More Than Just Fish and Chips: Must-visit Restaurants in London
The impact of covid on the UK people’s life has become trivial as they can continue to live and work as usual even if they test positive. For the country’s F&B industry, rising prices are not a problem for fine dining restaurants, some of which, however, have had to reduce the number of tables due to staff shortages, making it even more difficult to book at popular places.
People are already making plans to travel abroad as many Asian countries no longer require quarantine for returning travellers after October. London has always been popular with tourists and now with the devaluation of the pound and a tourism potentially boosted following the Queen’s death, it could possibly become one of the most-visited destinations by then.
British food has a poor reputation, as you may have heard the national stereotype: Hell is where the cooks are British. But London is in fact a city with a diverse and rich culinary culture. Like Hong Kong, London is a financial hub with highly developed economic prosperity to support fine dining. It is also a treasure chest of international flavours, where you could easily find some of the world’s most versatile restaurants that are nation specific, such as above-par Indian cuisine and best Chinese restaurants in Europe.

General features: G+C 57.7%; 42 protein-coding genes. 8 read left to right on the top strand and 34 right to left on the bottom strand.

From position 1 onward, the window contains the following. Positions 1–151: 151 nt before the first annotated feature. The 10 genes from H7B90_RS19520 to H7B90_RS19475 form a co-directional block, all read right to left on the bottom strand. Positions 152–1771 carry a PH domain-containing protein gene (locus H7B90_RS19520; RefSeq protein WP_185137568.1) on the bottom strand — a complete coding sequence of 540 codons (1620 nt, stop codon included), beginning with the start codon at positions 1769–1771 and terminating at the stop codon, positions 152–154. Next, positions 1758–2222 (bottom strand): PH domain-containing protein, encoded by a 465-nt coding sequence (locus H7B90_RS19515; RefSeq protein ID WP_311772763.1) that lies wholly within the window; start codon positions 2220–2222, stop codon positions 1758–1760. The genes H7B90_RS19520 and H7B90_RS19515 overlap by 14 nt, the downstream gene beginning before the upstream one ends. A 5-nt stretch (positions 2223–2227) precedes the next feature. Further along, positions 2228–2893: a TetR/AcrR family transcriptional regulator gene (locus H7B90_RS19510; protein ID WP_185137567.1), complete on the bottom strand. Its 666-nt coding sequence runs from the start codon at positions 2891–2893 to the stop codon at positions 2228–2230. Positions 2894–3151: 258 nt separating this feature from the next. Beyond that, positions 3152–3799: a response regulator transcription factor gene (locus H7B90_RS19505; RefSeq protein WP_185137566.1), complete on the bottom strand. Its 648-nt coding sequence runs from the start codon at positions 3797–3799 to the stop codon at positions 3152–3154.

The Clove Club: British Seafood Cuisine Reinvented
On top of being awarded two Michelin Stars in 2022, The Clove Club, a modern British restaurant specialising in seafood, has won a raft of awards including the 35th place on the prestigious World’s 50 Best Restaurant list where it is the highest-placed UK restaurant to this day. Born in Orkney in the Northern Isles of Scotland, Head chef Isaac McHale took up a job at the local fishmonger at the age of 14 and later worked in restaurant kitchens with Mark Best, Rene Redzepi and Brett Graham. He is smart and super fun. Sometimes he would hide by the stairs while customers were on the way to the lavatory and he would chat with them before letting them in. I wasn’t lucky enough to be spared either.
Starting with fried food was a bit surprising yet not so surprising if you are having British cuisine, but seafood was the absolute starring role of the whole menu. Isaac McHale requires exceptional quality of seafood, perhaps influenced by his North Sea background and work experience. I had thought richness would be emphasised, but he approaches his dishes with airiness and subtle elegance. I’m very strict when it comes to sardines, but the sardine sashimi with ginger was stunningly fresh and tasty, exuding oriental flavour and a sense of class from top-notch sushi restaurants.
The chilled salad of charcoal grilled aubergine was served with brown crab meat, ginger and cinnamon oil, light as a kaiseki dish but with depth of flavour. The less-is-more philosophy was evident in the raw Orkney scallop and hazelnut, placed on top of homemade black truffle sauce and coated in clementine dressing. The native Cornish lobster was also perfectly cooked with tenderness and served with summer berries. The hazelwood grilled red mullet next on was rich in fat and paired with an aromatic sweet corn sauce. Although the charcoal cooking creates smoky aromas in the restaurant, it is not a problem for Asian diners. The chicken soup with the century-old Madeira wine was unforgettable as well.